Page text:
With a few green shoots here and there, we're in serious danger of failing to learn the lessons of the financial crisis. Yet we need to do so because, whether or not the UK economy is bottoming out, the pain isn't yet over. In the months to come, wages will be cut, unemployment will soar and repossessions will rise. Contrary to popular belief, the Bank of England will be struggling not with the forces of inflation (despite its decision to turn on the printing press) but with the perils of deflation. In the years to come, the population at large will still be struggling to cope with the longer-term costs of the financial crisis: taxes will be rising while the shackles will have to be placed very tightly on public spending.
One easy way to gauge where we're heading relative to where we thought we would be is to look at the latest economic forecasts and compare them with the forecasts made only a year or so ago. In this year's Budget, the Treasury forecast that the economy would shrink 3.5 per cent this year after a 0.75 per cent gain in 2008. For next year, the Treasury projected a gain of 1.25 per cent followed by a gain of 3.5 per cent in 2011. In last year's Budget, the Treasury was a lot more optimistic: in 2008, the UK was supposed to enjoy growth of 2 per cent with an acceleration this year to 2.5 per cent. This was the classic rosy scenario, an attempt to make the fiscal numbers add up by keeping the forecaster's head in the sand.
These revisions add up to a very big difference in the level of economic activity. The new Treasury forecasts imply that the UK's GDP will be 7 per cent lower in 2009 than forecast a year ago, and more than 8 per cent smaller in 2010. Unless there is a recovery on a scale never seen before, this implies there will have been a permanent loss of economic well-being compared with last year's expectations. Green shoots or not, this is a hugely damaging outcome.
There are important lessons to be learnt from the crisis itself and from the events which, over a number of years, led to the crisis.
The first lesson, I think, is to accept that inflation targeting is flawed. There's nothing wrong with wanting to have price stability over the medium term, but the right definitions have to be used and must be used over the appropriate time frame.
The Bank of England, alongside other central banks, never properly dealt with inflation shocks from abroad which, in themselves, said nothing about whether domestic monetary conditions were either too tight or too loose. Earlier in the decade, when outsourcing and off-shoring were all the rage, prices of a huge number of manufactured goods tumbled, lowering inflation in the process. This counted as a gain in the terms of trade for the UK economy. Import prices fell, as more and more goods were sourced from China and other low-cost producers, thereby making consumers and companies better off than before. Prices fell relative to wages and profits, thereby boosting spending power.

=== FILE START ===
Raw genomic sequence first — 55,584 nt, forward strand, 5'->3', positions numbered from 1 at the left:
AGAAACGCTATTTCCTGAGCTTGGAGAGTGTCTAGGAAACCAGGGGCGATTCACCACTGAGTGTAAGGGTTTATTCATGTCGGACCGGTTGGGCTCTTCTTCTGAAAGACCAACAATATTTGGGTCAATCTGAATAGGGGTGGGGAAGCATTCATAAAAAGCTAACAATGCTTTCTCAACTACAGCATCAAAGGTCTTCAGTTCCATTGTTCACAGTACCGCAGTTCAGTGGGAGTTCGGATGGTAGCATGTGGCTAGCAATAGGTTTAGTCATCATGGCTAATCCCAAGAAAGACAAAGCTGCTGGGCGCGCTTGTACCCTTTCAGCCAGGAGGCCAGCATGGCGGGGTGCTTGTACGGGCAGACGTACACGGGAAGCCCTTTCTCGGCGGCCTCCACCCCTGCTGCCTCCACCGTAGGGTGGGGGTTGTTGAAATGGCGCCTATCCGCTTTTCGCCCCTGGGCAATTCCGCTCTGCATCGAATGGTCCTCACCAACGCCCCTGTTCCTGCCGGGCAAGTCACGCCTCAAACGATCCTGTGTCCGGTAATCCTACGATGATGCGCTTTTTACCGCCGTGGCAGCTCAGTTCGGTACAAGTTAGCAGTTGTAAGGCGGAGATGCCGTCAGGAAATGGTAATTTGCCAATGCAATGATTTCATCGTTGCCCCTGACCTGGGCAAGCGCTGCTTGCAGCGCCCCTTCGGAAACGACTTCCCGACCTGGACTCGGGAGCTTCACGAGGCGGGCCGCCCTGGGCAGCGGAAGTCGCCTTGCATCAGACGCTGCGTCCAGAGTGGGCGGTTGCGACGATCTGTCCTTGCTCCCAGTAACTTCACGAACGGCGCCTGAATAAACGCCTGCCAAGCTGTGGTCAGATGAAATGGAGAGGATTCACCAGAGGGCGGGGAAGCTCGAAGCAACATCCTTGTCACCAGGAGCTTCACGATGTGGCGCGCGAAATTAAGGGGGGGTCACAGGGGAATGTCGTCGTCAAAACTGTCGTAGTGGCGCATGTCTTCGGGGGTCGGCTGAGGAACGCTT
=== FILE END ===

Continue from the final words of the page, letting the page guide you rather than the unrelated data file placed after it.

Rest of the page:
Lower prices, though, meant inflation was in danger of dropping below target. To prevent this from happening, policymakers had to boost domestic spending even further through a combination of lower-than-necessary interest rates and overly-accommodating fiscal policy. Put another way, they had to encourage additional borrowing to make sure inflation didn't end up too low.
This surely wasn't the right approach. For a very open economy like the UK's, all sorts of external shocks are going to come along which, temporarily, are likely to push the inflation rate away from target. Later in the decade, the authorities discovered that the earlier benefits stemming from cheap manufactured imports were being swamped by the impact on the prices of oil and other commodities of strong growth in emerging economies. Having earlier encouraged people to go on a borrowing binge, they suddenly had to whack on the brakes because inflation was beginning to get out of control.